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  • Writer's pictureLucy Trieshmann

“You know you’re disabled, right?”

The banks of the James River in southeastern Virginia were my first home. I lived a privileged life, cradled in the arms of family and the bliss of childhood. I recall long summer days playing with my cousins, swimming in the river, and living each day as fully as only a child can.

Circumstance ushered me swiftly into my second life around age 10. I barreled towards early maturity as my parents’ divorce, the dissolution of my relationship with my father and his side of the family, my baby brother’s birth, and my mother’s metastatic cancer diagnosis marked my life in quick succession. My chronic pain and health issues also made themselves known, flaring in my early teens as they do for so many of us. I held myself together with braces, Kinesio tape, and over-the-counter pain medication to compensate for how thin life stretched me. Between competitive horseback riding, caring for an infant brother, navigating cancer treatment with my mom, and remaining a straight-A student, my body worked overtime to help me survive. I dealt with many injuries caused by unexplained (at the time) ligament laxity, not to mention numerous illnesses each year that tagged me as the “sick kid” in high school. The doctors told me I was fine, and I was all too happy to accept their words as truth; what teenager wants to be sick? I certainly didn’t. Even though I knew that something was wrong in my heart, I pushed those thoughts aside so I could continue living my life at breakneck speed.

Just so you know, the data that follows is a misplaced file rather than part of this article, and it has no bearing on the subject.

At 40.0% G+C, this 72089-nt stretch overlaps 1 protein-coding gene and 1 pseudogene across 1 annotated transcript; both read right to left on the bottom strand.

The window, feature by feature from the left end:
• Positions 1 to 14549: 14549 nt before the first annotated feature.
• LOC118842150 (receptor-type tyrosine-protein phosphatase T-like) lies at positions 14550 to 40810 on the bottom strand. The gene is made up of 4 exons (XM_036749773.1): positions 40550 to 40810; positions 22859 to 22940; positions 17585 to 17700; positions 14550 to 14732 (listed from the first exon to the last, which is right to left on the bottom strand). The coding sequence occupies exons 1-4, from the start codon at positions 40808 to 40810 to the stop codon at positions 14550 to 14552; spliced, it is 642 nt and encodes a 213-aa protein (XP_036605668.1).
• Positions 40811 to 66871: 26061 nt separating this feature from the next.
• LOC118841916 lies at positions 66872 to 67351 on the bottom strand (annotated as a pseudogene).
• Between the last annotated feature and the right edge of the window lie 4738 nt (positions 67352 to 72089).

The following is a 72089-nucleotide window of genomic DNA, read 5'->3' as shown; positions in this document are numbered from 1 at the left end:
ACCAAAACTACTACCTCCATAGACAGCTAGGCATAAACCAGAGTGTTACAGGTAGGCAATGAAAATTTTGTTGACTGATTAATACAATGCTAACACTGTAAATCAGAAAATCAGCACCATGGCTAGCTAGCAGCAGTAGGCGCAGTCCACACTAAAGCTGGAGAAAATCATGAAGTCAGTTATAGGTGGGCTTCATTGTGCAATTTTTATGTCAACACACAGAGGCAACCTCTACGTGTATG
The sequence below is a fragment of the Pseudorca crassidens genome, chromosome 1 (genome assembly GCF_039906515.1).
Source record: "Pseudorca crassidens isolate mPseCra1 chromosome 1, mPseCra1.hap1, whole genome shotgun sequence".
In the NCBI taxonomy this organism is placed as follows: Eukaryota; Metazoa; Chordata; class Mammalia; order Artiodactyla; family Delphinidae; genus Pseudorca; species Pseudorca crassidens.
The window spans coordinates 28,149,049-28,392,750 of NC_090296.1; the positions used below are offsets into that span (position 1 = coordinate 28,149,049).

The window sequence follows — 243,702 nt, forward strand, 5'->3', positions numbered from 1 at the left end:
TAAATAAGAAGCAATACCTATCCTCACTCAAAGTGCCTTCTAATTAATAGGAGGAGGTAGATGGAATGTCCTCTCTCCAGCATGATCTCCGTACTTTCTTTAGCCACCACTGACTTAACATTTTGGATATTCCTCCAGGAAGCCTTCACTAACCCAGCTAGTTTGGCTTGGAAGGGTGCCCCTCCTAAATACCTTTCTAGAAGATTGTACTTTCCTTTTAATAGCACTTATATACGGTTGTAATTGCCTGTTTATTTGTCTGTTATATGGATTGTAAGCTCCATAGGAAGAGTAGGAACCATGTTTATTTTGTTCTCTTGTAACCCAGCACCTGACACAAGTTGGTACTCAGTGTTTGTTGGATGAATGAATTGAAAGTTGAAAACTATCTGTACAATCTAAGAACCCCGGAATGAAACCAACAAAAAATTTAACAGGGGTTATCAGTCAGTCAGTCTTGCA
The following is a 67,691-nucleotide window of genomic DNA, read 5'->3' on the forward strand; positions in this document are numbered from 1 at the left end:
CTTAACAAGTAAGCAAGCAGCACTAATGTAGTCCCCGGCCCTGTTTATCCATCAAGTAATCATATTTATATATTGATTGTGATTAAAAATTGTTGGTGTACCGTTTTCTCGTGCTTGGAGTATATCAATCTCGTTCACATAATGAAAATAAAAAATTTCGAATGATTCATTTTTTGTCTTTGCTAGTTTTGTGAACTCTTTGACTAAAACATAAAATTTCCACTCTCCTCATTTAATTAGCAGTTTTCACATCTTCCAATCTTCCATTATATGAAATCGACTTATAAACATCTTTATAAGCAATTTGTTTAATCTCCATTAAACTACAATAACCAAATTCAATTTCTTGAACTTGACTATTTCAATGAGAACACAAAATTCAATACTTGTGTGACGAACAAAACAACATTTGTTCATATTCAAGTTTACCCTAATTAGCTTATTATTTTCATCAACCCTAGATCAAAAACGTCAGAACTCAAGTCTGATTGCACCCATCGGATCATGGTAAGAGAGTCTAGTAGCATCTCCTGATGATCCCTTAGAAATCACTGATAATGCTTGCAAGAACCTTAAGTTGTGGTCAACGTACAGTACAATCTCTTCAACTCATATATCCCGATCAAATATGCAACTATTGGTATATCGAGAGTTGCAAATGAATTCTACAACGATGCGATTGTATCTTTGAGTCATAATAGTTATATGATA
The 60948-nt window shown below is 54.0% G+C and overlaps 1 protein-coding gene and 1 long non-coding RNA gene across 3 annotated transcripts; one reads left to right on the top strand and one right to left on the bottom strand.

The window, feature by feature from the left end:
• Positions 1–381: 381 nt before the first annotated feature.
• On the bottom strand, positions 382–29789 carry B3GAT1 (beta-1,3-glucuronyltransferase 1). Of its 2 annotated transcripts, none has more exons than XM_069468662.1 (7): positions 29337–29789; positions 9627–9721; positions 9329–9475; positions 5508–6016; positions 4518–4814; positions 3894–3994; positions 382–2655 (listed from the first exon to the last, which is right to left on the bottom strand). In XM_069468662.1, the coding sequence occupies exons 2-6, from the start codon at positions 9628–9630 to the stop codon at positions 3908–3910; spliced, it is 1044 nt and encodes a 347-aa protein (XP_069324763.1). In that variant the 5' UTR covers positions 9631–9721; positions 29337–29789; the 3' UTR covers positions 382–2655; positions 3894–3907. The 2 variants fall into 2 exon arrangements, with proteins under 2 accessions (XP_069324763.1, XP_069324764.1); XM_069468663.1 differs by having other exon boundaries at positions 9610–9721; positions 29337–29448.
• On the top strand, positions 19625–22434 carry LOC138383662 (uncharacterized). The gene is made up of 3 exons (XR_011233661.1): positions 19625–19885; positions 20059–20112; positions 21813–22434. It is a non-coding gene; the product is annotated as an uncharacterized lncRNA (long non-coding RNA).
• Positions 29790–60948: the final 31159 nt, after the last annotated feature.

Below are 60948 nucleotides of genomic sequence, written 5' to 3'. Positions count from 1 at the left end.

At 18, I moved two hours from home for college; thus began my third life. I was fiercely dedicated to my family, but it was time to explore my identity outside the boundaries of my hometown. I finally felt intellectually stimulated by school, and it fed my soul. I devoured feminist literature, gave myself a crash course in the liberal politics considered taboo in my previous life, and developed a picture of who I was at my core. These revelations filled me with a sense of euphoria; I focused selfishly on my personal development as I never had before. My mother’s cancer continued to ravage her body, rendering her unable to work and leaving us unsure of her survival. It was heartbreaking to stay away, but my relatives encouraged me to remain in school — they took care of her and my brother so I could pursue the educational opportunities not many in my family had. That is a gift I can never repay, but I attempted to do them proud. I worked over thirty hours per week as a bus driver to support my family’s finances, played sousaphone in the marching band, made fantastic friends, started weightlifting, overloaded on class credits, and researched chronic disease management in low resources communities. I wrung every ounce of value from the opportunities I was so lucky to have. I was thriving.